Climate Change Investment Strategy

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watchnerd
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Climate Change Investment Strategy

Post by watchnerd » Thu Oct 04, 2018 12:19 am

If one believes that global climate change, with more extreme weather and possibly rising seas, is a likelihood from now and into the next few decades, how should one adjust their asset allocation or investment strategy?
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Scott S
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Re: Climate Change Investment Strategy

Post by Scott S » Thu Oct 04, 2018 12:22 am

Mostly, I would just make sure I live well up the hill from the river.

IBTL. :beer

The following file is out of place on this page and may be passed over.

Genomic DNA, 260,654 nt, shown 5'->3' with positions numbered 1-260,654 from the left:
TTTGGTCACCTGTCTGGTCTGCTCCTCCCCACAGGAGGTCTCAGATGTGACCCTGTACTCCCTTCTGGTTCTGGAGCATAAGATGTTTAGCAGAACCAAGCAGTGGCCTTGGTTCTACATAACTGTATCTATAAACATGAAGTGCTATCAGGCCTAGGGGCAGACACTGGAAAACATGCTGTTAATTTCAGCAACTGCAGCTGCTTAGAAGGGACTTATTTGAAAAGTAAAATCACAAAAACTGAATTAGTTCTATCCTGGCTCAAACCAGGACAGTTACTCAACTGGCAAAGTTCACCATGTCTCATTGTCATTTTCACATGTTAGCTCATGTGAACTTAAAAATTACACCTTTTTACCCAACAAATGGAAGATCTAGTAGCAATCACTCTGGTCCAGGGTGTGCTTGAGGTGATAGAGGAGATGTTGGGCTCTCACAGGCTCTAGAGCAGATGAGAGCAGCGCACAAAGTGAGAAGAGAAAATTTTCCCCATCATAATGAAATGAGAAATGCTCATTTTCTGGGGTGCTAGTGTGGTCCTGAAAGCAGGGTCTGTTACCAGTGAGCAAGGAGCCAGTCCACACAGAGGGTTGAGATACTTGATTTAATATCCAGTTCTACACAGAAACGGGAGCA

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Yinks
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Re: Climate Change Investment Strategy

Post by Yinks » Thu Oct 04, 2018 12:39 am

It seems like most fortune 500 companies are preparing for a future with climate change. While our politicians may have their heads in the sand, companies seeking to maximize profit will adapt to continue to maximize profit.

Ergo, the bogelhead investment strategy still stands.

If the broad economy tanks because of climate change (the bogelhead approach fails) then you are left with trying to find the needle in the haystack that is counter to the broad market trend. I believe there are many a thread on this forum about not trying to find the needle.